CMA issues guide on price-fixing


The Competition and Markets Authority (CMA) has launched a suite of materials aimed at helping small businesses understand the dos and don’ts of competition law.

The move is in response to recent research which has revealed a lack of knowledge about competition law among smaller firms, meaning many could become the victims of others breaking the law, or fall foul themselves.

This step is particularly timely for catering equipment distributors and suppliers, in light of the CMA’s current investigation into possibly price fixing in the industry.

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These materials, including eight animated films and a quiz, emphasise that competition is an essential part of business, and stress that companies which comply with the law face being put at a competitive disadvantage if their rivals flout the rules.

Companies can access user-friendly advice on the law and how to comply, alongside information on what to do if they suspect another firm is breaking the law.

Earlier this year, the CMA commissioned an independent report which found that 77% of firms either did not know competition law very well or hadn’t heard of it at all. Furthermore, the research revealed that although 55% of businesses knew price-fixing was illegal, 18% wrongly thought it was acceptable to agree prices with rivals and 27% were unsure.

In addition, 23% of company representatives thought it was ‘okay to discuss prospective bids with competing bidders’ and 29% were unsure if bid-rigging was illegal. And 31% thought it was acceptable for businesses to agree not to sell to the same customers as each other.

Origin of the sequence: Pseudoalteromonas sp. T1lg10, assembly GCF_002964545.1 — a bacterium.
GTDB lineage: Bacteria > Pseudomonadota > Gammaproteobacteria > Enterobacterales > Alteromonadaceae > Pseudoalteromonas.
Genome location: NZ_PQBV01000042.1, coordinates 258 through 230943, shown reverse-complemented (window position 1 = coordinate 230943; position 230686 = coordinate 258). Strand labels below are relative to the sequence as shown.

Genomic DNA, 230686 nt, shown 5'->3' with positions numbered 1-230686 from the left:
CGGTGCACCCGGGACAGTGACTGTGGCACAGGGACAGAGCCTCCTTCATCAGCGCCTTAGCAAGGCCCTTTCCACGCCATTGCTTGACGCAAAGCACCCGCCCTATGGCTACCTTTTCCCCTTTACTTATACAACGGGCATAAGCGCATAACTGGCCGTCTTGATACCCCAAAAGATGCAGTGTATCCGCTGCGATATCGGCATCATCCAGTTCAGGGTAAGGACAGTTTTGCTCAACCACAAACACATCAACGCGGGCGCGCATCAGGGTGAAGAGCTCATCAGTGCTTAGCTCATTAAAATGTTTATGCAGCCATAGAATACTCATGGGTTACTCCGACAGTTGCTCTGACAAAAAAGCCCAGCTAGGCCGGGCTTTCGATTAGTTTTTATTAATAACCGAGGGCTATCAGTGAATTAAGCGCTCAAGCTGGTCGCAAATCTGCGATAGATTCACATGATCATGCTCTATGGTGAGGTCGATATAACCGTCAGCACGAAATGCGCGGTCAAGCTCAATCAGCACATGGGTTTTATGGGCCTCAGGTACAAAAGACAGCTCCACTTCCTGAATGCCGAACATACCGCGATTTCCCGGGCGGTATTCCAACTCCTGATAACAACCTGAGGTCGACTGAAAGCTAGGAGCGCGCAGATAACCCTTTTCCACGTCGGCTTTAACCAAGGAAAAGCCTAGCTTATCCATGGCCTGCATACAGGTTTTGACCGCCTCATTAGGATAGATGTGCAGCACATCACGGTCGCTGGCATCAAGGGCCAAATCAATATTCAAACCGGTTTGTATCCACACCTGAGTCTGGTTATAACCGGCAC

However, the CMA has also commissioned further research which reveals that most small businesses have a shared ethical sense that certain anti-competitive practices, such as price-fixing, are unfair or wrong and want to do the right thing.

The same research also clearly indicates that businesses want straightforward materials that explain what the main behaviours that breach competition law are – price-fixing, bid-rigging and market-sharing – and how to comply with the law.

Alex Chisholm, CMA chief executive, said: “We have worked closely with groups representing small businesses to learn more about what they do and don’t know about competition law and they told us they need information that is short, simple and easy-to-use.

“These new materials explain which behaviours are illegal, and why they cause harm. The victims of anti-competitive activity will often be other businesses, so knowing what illegal behaviour looks like and how to report it can help businesses protect themselves from others which are acting unfairly.

“The potential consequences of breaking the law are very serious. That’s why it’s important that businesses know what to look out for and report this to the CMA to prevent other businesses and consumers from losing out.”

The CMA offers rewards for individuals who provide information about cartels and also has a leniency scheme for businesses or individuals which confess to taking part in a cartel.

Tags : CMAcompetitioncompetition and markets authorityinvestigationprice fixing
Clare Nicholls

The author Clare Nicholls

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